And call his vassals to submit;
But Hassan's frown and furious word
Are dreaded more than hostile sword,
Nor of his little band a man
Resigned carbine or ataghan,
Nor raised the craven cry, Amaun!
In fuller sight, more near and near,
The lately ambushed foes appear,
And, issuing from the grove, advance
Some who on battle-charger prance.
Who leads them on with foreign brand,
Far flashing in his red right hand?
'Tis he! 'tis he! I know him now;
I know him by his pallid brow;
I know him by the evil eye
That aids his envious treachery;
I know him by his jet-black barb:
Though now arrayed in Arnaut garb
Apostate from his own vile faith,
It shall not save him from the death:
'Tis he! well met in any hour,
Lost Leila's love, accursed Giaour!

As rolls the river into ocean,
In sable torrent wildly streaming;
As the sea-tide's opposing motion,
In azure column Proudly gleaming
Beats back the current many a rood,
In curling foam and mingling flood,
While eddying whirl, and breaking wave,
Roused by the blast of winter, rave;
Through sparkling spray, in thundering clash,
The lightnings of the waters flash
In awful whiteness o'er the shore,
That shines and shakes beneath the roar;
Thus - as the stream, and Ocean greet,
With waves that madden as they meet -
Thus join the bands, whom mutual wrong,
And fate, and fury, drive along.
The bickering sabres’ shivering jar;
And pealing wide or ringing near
Its echoes on the throbbing ear,
The deathshot hissing from afar;
The shock, the shout, the groan of war,
Reverberate along that vale
More suited to the shepherds tale:
Though few the numbers - theirs the strife
That neither spares nor speaks for life!
Ah! fondly youthful hearts can press,
To seize and share the dear caress;
But love itself could never pant
For all that beauty sighs to grant
With half the fervour hate bestows
Upon the last embrace of foes,
When grappling in the fight they fold
Those arms that ne'er shall lose their hold:
Friends meet to part; love laughs at faith;
True foes, once met, are joined till death!

With sabre shivered to the hilt,
Yet dripping with the blood he spilt;
Yet strained within the severed hand
Which quivers round that faithless brand;
His turban far behind him rolled,
And cleft in twain its firmest fold;
His flowing robe by falchion torn,
And crimson as those clouds of morn
That, streaked with dusky red, portend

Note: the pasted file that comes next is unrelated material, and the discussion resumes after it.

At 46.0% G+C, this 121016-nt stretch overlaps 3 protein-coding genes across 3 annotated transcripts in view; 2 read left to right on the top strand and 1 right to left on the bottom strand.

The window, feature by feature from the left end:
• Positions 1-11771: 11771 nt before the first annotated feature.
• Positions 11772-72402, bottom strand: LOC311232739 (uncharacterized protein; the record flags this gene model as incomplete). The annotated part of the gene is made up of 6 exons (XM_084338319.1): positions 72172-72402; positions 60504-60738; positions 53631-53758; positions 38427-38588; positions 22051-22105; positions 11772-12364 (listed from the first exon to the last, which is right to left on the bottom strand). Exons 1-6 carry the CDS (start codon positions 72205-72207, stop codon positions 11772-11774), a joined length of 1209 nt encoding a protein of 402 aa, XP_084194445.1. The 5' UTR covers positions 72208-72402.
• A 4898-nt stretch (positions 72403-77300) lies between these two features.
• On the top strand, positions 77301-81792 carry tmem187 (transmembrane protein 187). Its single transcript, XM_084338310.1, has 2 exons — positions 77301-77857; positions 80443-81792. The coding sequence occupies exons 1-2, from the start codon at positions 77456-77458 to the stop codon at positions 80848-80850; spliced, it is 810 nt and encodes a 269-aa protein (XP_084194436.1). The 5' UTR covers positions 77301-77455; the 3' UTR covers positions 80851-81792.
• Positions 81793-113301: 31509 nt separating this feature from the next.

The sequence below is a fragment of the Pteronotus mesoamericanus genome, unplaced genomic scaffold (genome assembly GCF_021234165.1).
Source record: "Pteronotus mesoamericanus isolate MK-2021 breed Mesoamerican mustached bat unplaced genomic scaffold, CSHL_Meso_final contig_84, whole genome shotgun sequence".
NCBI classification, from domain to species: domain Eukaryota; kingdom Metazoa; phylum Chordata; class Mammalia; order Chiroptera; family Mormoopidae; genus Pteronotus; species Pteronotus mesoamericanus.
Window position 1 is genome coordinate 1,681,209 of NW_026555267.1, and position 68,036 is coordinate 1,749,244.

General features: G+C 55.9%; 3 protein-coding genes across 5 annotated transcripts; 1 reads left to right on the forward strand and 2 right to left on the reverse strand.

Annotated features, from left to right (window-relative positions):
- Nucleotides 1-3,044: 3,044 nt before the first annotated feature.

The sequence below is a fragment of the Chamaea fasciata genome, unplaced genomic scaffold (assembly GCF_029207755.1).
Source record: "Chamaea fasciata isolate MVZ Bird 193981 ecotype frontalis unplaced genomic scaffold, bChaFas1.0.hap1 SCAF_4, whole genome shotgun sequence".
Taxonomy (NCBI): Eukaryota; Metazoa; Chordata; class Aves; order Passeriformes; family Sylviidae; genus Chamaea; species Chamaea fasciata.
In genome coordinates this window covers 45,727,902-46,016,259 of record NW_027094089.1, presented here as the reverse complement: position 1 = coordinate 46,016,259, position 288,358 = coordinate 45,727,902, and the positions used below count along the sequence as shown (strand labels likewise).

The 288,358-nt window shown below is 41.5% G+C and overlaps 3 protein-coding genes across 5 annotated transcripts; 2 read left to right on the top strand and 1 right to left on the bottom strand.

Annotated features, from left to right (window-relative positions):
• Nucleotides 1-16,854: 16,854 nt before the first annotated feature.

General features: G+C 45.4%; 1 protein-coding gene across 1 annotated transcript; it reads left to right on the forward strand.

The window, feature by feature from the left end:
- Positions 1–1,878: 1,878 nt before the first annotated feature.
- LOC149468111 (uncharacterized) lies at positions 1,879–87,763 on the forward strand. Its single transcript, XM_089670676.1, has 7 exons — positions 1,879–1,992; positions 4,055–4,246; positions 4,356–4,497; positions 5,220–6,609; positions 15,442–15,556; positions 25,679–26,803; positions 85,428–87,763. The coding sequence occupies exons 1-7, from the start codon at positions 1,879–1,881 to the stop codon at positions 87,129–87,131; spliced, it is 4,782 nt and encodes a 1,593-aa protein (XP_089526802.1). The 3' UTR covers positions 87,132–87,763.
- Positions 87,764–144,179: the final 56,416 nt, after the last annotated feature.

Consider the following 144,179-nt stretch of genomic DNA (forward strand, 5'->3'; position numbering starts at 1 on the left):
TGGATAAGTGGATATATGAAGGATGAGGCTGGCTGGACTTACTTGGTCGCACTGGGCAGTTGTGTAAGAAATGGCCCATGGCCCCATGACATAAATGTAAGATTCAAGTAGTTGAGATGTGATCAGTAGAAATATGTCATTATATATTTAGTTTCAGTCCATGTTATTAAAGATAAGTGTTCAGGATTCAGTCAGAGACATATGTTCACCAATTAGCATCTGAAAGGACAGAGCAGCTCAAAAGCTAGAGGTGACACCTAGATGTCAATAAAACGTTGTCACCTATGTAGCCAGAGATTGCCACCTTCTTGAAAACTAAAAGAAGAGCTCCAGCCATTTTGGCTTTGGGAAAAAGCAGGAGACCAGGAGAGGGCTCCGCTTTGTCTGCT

The day shall have a stormy end;
A stain on every bush that bore
A fragment of his palampore
His breast with wounds unnumbered riven,
His back to earth, his face to heaven,
Fallen Hassan lies - his unclosed eye
Yet lowering on his enemy,
As if the hour that sealed his fate
Surviving left his quenchless hate;
And o'er him bends that foe with brow
As dark as his that bled below.

'Yes, Leila sleeps beneath the wave,
But his shall be a redder grave;
Her spirit pointed well the steel
Which taught that felon heart to feel.
He called the Prophet, but his power
Was vain against the vengeful Giaour:
He called on Allah - but the word.
Arose unheeded or unheard.
Thou Paynim fool! could Leila's prayer
Be passed, and thine accorded there?
I watched my time, I leagued with these,
The traitor in his turn to seize;
My wrath is wreaked, the deed is done,
And now I go - but go alone.'

The browsing camels' bells are tinkling:
His mother looked from her lattice high -
She saw the dews of eve besprinkling
The pasture green beneath her eye,
She saw the planets faintly twinkling:
''Tis twilight - sure his train is nigh.'
She could not rest in the garden-bower,
But gazed through the grate of his steepest tower:
'Why comes he not? his steeds are fleet,
Nor shrink they from the summer heat;
Why sends not the bridegroom his promised gift?
Is his heart more cold, or his barb less swift?
Oh, false reproach! yon Tartar now
Has gained our nearest mountain's brow,
And warily the steep descends,
And now within the valley bends;
And he bears the gift at his saddle bow
How could I deem his courser slow?
Right well my largess shall repay
His welcome speed, and weary way.'
The Tartar lighted at the gate,
But scarce upheld his fainting weight!
His swarthy visage spake distress,
But this might be from weariness;